underlying lack of liquidity and credit that has created a more risk-averse approach to lending among financial institutions and frozen the mortgage markets. It will take time, as has been said, but the housing market will start to see the benefit. It is encouraging that thanks to political pressure, not least by my right hon. Friend the Chief Secretary to the Treasury, the Bank of Englands 1.5 per cent. cut last week has been passed on. There is still work to be done, but the Government are putting pressure on the banks in that respect.
Although the crisis is global in origin and nature, the Government are committed to taking direct action to alleviate pressures in the domestic housing market. This Government do not think that the current correction is a natural feature of free markets and that we should ride the storm. This Government are not a Government who say that the price is well worth paying or that if it is not hurting, it is not working. We are keen to ensure, and are committed to ensuring, that we take action and work day and night to address peoples fears about repossessions and housing shortages, and to put policies and actions in place to help to mitigate those risks.
Mr. Stewart Jackson: If we are being candid about the crisis, surely the Minister will admit that it was his Governments regulatory framework that allowed sub-prime lending to continue and presided over £1.3 trillion of personal debt, which is hugely greater than in most European countries and will exacerbate the difficulties in the housing market.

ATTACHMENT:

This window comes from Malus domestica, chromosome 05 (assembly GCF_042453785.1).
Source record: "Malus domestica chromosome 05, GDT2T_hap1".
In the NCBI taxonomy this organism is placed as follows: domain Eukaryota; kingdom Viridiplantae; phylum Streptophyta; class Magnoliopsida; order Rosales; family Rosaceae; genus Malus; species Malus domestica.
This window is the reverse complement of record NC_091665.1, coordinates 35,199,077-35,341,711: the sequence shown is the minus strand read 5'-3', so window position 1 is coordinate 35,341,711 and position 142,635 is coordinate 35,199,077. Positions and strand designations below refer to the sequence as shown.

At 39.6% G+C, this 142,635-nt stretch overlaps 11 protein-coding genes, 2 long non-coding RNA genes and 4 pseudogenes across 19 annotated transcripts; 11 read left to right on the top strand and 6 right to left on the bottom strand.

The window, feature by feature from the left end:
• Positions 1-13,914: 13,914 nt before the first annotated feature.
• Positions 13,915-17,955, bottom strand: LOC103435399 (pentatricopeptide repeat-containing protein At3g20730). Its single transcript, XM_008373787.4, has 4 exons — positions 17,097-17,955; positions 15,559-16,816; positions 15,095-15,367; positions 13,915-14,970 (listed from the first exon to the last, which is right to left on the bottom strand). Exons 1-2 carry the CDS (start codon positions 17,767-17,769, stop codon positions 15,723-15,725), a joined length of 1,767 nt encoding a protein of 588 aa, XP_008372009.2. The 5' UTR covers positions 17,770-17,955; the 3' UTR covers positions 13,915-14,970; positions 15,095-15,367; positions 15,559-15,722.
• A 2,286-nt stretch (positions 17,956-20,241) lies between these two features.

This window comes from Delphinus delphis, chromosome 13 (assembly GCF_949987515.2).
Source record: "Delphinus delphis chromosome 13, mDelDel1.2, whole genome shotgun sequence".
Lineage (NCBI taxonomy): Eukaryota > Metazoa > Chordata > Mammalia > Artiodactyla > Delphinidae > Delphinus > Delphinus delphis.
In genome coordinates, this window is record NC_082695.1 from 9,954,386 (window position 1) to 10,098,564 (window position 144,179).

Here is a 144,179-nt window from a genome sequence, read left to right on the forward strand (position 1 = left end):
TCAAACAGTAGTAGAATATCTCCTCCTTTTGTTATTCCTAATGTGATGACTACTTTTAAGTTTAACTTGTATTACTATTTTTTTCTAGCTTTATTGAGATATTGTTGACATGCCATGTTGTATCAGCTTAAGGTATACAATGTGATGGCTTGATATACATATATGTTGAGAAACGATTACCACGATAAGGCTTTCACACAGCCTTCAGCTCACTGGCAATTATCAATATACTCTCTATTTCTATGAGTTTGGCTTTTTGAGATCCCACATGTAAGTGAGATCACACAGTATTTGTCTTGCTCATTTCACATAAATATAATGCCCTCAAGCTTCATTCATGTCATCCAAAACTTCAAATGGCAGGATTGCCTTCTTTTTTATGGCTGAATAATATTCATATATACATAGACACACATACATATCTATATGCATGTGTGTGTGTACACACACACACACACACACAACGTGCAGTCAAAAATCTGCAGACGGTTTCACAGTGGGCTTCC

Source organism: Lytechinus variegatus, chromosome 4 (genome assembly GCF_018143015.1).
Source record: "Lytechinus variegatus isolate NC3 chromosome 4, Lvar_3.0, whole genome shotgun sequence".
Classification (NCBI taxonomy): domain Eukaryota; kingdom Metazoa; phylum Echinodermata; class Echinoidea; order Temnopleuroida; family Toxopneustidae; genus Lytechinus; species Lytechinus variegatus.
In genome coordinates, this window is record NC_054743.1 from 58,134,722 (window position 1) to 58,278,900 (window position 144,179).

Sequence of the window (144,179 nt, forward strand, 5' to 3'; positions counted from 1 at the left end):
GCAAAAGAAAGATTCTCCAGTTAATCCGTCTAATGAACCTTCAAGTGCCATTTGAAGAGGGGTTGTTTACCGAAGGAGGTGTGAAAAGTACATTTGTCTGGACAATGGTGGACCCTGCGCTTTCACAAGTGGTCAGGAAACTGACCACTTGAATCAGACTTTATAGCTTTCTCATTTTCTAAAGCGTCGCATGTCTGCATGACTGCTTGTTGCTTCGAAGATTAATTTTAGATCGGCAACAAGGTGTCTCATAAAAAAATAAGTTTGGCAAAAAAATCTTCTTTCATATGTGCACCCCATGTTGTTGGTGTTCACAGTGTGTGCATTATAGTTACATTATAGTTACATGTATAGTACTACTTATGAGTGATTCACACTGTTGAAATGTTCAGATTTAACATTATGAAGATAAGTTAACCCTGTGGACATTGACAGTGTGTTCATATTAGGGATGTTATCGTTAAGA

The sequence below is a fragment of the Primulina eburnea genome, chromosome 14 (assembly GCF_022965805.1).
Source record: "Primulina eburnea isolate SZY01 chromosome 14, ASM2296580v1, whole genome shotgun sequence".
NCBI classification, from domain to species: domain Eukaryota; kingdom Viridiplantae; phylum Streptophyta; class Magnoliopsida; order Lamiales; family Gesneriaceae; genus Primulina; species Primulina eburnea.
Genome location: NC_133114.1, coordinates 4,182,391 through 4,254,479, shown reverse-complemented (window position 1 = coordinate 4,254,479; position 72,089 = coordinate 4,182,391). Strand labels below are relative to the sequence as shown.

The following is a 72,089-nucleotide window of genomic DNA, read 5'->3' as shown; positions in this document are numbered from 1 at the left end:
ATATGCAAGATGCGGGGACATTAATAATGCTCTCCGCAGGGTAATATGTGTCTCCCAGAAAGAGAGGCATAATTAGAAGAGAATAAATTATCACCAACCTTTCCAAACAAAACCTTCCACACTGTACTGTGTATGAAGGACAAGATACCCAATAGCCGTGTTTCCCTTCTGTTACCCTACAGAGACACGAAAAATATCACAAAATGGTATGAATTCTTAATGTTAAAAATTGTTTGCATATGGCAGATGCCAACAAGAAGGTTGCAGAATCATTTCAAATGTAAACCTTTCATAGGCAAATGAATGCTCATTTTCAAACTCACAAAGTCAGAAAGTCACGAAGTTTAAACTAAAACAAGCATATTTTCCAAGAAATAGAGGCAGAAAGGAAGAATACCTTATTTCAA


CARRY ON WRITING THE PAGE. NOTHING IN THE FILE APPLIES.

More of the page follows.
Mr. Wright: I do not want to get into that debate, but I seem to recall that the Conservative party argued that there was far too much regulation in the financial markets, and that the City of London was at risk of losing its status as the premier financial centre in the world as a result. The Conservatives cannot have everything, I am afraid.
House prices have risen in recent years as a result of benign economic conditions and peoples feeling of security in their jobs, but also as a function of the relationship between demand and supply. We have not built enough homes in this country for a generation. I take great issue with the hon. Member for Cheltenham. Supply is an important factor. It is not the sole factor, but it is important, and it is something that we need to address.
you might start out with an intention to build X in an area and two years down the line what has happened in the market has suggested to you that X was too big and you should cut the target.
Mr. Wright: People in this country are living longer, and the way that they live is changing. I suggest that as we face an economic downturn, greater stress on households may result in family break-ups, which will put even more pressure on housing. This is my key message: despite the short-term turbulence, which we recognise, acknowledge and are taking steps to act on, we need to have sight of long-term factors.